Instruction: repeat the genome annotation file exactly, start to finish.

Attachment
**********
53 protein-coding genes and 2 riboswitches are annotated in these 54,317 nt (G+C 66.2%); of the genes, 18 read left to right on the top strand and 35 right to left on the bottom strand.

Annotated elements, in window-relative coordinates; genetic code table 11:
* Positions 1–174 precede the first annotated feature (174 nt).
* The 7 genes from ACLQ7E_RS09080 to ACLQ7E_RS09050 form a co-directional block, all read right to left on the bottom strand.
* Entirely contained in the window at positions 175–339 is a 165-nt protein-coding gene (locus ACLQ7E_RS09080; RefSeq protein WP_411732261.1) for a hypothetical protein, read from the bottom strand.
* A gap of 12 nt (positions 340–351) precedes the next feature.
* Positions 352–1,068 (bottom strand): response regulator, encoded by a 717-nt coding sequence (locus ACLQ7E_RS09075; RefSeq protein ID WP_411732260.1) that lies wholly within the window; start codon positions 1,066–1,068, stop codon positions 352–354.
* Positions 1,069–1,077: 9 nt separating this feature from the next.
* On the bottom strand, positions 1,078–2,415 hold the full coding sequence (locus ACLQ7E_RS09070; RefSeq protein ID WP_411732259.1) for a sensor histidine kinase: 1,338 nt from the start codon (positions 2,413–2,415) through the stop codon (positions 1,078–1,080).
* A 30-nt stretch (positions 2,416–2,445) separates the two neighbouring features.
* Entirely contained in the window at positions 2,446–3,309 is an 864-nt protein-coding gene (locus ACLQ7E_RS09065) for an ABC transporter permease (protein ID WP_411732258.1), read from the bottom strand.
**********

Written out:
53 protein-coding genes and 2 riboswitches are annotated in these 54,317 nt (G+C 66.2%); of the genes, 18 read left to right on the top strand and 35 right to left on the bottom strand.

Annotated elements, in window-relative coordinates; genetic code table 11:
* Positions 1–174 precede the first annotated feature (174 nt).
* The 7 genes from ACLQ7E_RS09080 to ACLQ7E_RS09050 form a co-directional block, all read right to left on the bottom strand.
* Entirely contained in the window at positions 175–339 is a 165-nt protein-coding gene (locus ACLQ7E_RS09080; RefSeq protein WP_411732261.1) for a hypothetical protein, read from the bottom strand.
* A gap of 12 nt (positions 340–351) precedes the next feature.
* Positions 352–1,068 (bottom strand): response regulator, encoded by a 717-nt coding sequence (locus ACLQ7E_RS09075; RefSeq protein ID WP_411732260.1) that lies wholly within the window; start codon positions 1,066–1,068, stop codon positions 352–354.
* Positions 1,069–1,077: 9 nt separating this feature from the next.
* On the bottom strand, positions 1,078–2,415 hold the full coding sequence (locus ACLQ7E_RS09070; RefSeq protein ID WP_411732259.1) for a sensor histidine kinase: 1,338 nt from the start codon (positions 2,413–2,415) through the stop codon (positions 1,078–1,080).
* A 30-nt stretch (positions 2,416–2,445) separates the two neighbouring features.
* Entirely contained in the window at positions 2,446–3,309 is an 864-nt protein-coding gene (locus ACLQ7E_RS09065) for an ABC transporter permease (protein ID WP_411732258.1), read from the bottom strand.